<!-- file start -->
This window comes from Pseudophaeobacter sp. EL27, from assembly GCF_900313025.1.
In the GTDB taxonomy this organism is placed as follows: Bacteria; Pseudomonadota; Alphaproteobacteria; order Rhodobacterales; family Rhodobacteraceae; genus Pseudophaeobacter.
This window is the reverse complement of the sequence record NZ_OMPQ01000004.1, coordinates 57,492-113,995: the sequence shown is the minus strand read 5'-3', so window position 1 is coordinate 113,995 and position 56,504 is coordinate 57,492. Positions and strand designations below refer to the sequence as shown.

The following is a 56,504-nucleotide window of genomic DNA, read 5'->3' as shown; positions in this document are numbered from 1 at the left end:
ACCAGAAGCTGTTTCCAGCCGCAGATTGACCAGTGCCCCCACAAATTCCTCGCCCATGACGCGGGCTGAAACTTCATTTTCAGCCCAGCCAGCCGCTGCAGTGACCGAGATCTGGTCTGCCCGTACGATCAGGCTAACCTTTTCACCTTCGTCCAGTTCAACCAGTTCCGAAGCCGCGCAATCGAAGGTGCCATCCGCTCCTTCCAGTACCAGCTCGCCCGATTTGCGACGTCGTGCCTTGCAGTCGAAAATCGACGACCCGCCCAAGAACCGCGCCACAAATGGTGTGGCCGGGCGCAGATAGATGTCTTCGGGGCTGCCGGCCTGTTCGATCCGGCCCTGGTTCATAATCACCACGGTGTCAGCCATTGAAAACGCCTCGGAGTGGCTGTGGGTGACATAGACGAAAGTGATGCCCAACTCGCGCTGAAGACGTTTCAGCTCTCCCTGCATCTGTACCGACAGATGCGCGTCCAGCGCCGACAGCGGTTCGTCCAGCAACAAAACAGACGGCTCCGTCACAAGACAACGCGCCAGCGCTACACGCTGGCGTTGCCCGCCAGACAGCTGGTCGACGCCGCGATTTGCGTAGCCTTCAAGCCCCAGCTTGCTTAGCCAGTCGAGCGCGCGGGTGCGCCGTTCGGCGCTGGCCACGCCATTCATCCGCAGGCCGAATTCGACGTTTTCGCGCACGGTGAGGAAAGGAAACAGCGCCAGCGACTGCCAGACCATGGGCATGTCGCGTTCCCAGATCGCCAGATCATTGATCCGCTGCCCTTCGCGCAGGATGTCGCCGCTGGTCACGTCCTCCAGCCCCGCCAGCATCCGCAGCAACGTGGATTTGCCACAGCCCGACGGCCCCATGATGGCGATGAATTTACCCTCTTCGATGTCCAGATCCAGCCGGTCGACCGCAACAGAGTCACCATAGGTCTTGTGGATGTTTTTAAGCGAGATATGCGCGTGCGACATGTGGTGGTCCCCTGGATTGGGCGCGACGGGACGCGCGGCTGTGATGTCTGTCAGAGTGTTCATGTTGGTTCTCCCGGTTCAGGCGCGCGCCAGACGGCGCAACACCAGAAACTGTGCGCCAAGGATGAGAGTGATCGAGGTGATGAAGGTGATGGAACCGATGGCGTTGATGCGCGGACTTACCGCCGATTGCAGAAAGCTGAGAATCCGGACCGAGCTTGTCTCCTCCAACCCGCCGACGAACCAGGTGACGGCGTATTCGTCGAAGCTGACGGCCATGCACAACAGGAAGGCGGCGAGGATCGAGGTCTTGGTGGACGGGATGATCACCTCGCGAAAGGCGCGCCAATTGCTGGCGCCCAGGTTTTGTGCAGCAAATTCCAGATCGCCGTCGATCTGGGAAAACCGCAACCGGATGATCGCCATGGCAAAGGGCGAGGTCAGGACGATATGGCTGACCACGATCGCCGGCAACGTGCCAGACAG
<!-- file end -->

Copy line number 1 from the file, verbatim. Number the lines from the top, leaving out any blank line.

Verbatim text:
This window comes from Pseudophaeobacter sp. EL27, from assembly GCF_900313025.1.